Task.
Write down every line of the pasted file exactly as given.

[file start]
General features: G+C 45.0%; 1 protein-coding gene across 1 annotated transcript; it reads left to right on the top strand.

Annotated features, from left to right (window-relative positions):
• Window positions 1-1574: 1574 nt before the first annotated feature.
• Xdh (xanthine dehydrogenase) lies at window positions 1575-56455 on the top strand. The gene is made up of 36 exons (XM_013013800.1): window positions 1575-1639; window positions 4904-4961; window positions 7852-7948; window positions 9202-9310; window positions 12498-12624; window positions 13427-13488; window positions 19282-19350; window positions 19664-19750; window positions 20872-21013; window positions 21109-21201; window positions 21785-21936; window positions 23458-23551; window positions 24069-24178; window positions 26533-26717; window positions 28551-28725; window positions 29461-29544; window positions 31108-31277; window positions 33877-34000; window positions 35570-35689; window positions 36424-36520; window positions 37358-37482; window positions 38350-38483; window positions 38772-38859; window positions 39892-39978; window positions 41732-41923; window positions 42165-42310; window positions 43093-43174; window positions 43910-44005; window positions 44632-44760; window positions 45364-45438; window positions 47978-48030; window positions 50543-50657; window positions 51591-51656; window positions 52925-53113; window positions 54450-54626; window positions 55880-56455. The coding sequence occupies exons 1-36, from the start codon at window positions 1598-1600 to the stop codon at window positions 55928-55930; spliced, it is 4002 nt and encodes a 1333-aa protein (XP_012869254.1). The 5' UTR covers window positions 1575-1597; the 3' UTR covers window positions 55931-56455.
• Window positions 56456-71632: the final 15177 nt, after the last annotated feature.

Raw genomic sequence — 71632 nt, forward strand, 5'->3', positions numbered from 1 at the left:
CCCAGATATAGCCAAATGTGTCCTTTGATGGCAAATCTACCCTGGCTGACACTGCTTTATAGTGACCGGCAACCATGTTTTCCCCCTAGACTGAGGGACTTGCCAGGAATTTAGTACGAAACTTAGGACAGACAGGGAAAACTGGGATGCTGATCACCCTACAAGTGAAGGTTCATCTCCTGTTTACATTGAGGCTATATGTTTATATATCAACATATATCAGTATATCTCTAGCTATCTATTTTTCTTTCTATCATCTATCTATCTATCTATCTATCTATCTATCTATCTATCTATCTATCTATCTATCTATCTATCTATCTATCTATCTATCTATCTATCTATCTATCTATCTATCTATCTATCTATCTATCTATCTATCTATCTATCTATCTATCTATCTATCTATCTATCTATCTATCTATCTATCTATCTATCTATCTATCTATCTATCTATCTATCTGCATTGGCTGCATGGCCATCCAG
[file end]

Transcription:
General features: G+C 45.0%; 1 protein-coding gene across 1 annotated transcript; it reads left to right on the top strand.

Annotated features, from left to right (window-relative positions):
• Window positions 1-1574: 1574 nt before the first annotated feature.
• Xdh (xanthine dehydrogenase) lies at window positions 1575-56455 on the top strand. The gene is made up of 36 exons (XM_013013800.1): window positions 1575-1639; window positions 4904-4961; window positions 7852-7948; window positions 9202-9310; window positions 12498-12624; window positions 13427-13488; window positions 19282-19350; window positions 19664-19750; window positions 20872-21013; window positions 21109-21201; window positions 21785-21936; window positions 23458-23551; window positions 24069-24178; window positions 26533-26717; window positions 28551-28725; window positions 29461-29544; window positions 31108-31277; window positions 33877-34000; window positions 35570-35689; window positions 36424-36520; window positions 37358-37482; window positions 38350-38483; window positions 38772-38859; window positions 39892-39978; window positions 41732-41923; window positions 42165-42310; window positions 43093-43174; window positions 43910-44005; window positions 44632-44760; window positions 45364-45438; window positions 47978-48030; window positions 50543-50657; window positions 51591-51656; window positions 52925-53113; window positions 54450-54626; window positions 55880-56455. The coding sequence occupies exons 1-36, from the start codon at window positions 1598-1600 to the stop codon at window positions 55928-55930; spliced, it is 4002 nt and encodes a 1333-aa protein (XP_012869254.1). The 5' UTR covers window positions 1575-1597; the 3' UTR covers window positions 55931-56455.
• Window positions 56456-71632: the final 15177 nt, after the last annotated feature.

Raw genomic sequence — 71632 nt, forward strand, 5'->3', positions numbered from 1 at the left:
CCCAGATATAGCCAAATGTGTCCTTTGATGGCAAATCTACCCTGGCTGACACTGCTTTATAGTGACCGGCAACCATGTTTTCCCCCTAGACTGAGGGACTTGCCAGGAATTTAGTACGAAACTTAGGACAGACAGGGAAAACTGGGATGCTGATCACCCTACAAGTGAAGGTTCATCTCCTGTTTACATTGAGGCTATATGTTTATATATCAACATATATCAGTATATCTCTAGCTATCTATTTTTCTTTCTATCATCTATCTATCTATCTATCTATCTATCTATCTATCTATCTATCTATCTATCTATCTATCTATCTATCTATCTATCTATCTATCTATCTATCTATCTATCTATCTATCTATCTATCTATCTATCTATCTATCTATCTATCTATCTATCTATCTATCTATCTATCTATCTATCTATCTATCTATCTATCTATCTATCTATCTATCTATCTGCATTGGCTGCATGGCCATCCAG